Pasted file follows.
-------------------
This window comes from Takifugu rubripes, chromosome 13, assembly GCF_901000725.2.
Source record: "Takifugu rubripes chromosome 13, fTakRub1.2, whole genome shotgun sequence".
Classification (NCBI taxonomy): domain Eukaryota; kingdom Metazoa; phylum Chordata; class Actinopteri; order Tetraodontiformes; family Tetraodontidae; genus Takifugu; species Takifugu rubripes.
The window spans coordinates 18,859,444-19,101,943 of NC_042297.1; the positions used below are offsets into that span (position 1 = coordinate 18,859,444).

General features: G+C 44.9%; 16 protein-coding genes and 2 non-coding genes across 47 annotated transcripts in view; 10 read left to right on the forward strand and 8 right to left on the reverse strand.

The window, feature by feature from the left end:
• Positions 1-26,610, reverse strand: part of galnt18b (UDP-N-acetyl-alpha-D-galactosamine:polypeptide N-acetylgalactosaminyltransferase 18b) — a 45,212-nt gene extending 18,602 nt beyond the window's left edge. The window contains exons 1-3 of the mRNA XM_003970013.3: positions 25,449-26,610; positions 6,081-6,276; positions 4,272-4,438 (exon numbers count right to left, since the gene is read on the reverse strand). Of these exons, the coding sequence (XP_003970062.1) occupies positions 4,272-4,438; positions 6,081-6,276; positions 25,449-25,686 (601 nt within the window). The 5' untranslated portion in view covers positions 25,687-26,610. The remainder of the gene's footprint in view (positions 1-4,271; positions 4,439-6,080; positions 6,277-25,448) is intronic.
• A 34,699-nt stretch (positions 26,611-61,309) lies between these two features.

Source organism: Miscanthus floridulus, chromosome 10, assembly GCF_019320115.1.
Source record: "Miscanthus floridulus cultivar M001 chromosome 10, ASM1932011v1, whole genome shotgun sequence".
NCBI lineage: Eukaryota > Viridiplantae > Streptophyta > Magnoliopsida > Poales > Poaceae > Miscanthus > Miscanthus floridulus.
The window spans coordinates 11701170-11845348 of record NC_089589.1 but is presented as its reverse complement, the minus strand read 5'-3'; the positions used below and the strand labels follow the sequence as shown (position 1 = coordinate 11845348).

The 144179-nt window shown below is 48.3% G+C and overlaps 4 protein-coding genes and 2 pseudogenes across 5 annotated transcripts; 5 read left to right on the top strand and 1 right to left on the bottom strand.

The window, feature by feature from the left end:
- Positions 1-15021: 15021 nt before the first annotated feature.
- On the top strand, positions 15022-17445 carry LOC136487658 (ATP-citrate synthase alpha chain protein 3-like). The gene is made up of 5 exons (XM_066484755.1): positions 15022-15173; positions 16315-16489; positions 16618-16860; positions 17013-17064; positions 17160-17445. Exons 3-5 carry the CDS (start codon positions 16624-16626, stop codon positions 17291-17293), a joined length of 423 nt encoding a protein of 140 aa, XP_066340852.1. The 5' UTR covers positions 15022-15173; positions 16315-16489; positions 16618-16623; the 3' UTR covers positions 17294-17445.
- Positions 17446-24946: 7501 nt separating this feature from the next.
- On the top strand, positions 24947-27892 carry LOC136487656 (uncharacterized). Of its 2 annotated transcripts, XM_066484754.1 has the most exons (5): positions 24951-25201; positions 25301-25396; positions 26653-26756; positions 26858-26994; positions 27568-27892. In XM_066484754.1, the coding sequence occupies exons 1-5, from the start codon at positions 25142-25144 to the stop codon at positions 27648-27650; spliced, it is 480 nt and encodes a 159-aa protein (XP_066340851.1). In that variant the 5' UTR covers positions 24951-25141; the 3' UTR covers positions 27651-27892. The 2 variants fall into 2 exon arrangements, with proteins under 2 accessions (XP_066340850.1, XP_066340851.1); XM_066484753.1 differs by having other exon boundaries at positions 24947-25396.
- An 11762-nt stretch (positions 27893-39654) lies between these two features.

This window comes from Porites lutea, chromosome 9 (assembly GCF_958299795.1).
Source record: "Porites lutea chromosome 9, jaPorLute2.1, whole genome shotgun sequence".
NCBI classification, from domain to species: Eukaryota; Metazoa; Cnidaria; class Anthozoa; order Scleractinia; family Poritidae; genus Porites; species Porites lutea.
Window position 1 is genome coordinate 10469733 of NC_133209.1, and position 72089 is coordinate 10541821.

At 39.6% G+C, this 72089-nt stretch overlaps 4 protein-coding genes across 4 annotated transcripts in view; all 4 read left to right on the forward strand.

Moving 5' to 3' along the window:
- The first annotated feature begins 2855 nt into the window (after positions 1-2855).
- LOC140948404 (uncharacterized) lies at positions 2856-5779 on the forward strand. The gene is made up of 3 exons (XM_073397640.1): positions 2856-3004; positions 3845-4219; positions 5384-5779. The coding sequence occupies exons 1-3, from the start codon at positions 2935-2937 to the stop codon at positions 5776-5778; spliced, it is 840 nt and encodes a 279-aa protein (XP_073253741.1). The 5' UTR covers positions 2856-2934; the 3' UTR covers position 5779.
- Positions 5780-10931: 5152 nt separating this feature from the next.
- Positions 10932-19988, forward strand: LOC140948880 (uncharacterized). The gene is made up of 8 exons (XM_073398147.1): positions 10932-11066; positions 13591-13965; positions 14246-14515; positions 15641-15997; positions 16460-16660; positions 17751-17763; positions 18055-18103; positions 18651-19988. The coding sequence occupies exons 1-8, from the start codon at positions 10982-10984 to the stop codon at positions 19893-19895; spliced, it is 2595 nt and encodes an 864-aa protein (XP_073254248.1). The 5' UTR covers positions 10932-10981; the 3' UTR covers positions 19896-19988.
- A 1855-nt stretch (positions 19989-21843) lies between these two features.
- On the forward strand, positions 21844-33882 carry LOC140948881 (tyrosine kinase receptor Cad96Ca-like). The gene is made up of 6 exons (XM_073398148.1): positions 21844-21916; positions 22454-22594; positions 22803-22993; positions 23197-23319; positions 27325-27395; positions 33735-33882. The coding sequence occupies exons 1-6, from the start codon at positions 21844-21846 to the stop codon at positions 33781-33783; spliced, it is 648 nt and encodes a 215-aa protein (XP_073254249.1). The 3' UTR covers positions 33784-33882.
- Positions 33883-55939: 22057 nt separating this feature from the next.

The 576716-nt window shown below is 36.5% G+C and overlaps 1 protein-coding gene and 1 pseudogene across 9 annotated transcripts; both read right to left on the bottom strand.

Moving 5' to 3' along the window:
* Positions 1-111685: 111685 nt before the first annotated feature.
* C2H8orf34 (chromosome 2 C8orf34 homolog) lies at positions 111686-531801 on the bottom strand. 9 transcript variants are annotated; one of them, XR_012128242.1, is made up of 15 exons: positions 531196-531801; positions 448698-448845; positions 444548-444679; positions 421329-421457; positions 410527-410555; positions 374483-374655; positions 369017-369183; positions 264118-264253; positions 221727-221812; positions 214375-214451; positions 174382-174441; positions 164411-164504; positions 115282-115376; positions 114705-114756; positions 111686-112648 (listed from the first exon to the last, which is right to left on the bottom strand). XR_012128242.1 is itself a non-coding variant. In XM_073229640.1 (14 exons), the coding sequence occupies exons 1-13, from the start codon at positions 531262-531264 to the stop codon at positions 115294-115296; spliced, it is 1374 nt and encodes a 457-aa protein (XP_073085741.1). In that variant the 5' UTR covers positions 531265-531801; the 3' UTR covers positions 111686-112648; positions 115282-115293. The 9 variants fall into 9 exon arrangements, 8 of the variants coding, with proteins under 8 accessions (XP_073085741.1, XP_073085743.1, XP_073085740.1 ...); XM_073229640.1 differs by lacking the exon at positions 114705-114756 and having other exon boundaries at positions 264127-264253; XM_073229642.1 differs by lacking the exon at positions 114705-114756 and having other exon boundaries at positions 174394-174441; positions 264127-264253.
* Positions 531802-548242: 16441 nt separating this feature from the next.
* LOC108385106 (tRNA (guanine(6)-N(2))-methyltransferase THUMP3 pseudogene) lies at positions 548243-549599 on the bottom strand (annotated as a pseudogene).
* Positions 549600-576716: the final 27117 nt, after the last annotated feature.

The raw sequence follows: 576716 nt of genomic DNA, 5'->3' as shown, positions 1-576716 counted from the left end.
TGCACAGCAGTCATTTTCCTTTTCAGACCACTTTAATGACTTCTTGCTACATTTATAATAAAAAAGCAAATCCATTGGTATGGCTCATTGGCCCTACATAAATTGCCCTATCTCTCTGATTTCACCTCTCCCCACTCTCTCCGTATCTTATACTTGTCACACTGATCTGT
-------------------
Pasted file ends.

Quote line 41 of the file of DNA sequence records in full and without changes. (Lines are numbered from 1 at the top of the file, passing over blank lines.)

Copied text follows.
TGCACAGCAGTCATTTTCCTTTTCAGACCACTTTAATGACTTCTTGCTACATTTATAATAAAAAAGCAAATCCATTGGTATGGCTCATTGGCCCTACATAAATTGCCCTATCTCTCTGATTTCACCTCTCCCCACTCTCTCCGTATCTTATACTTGTCACACTGATCTGT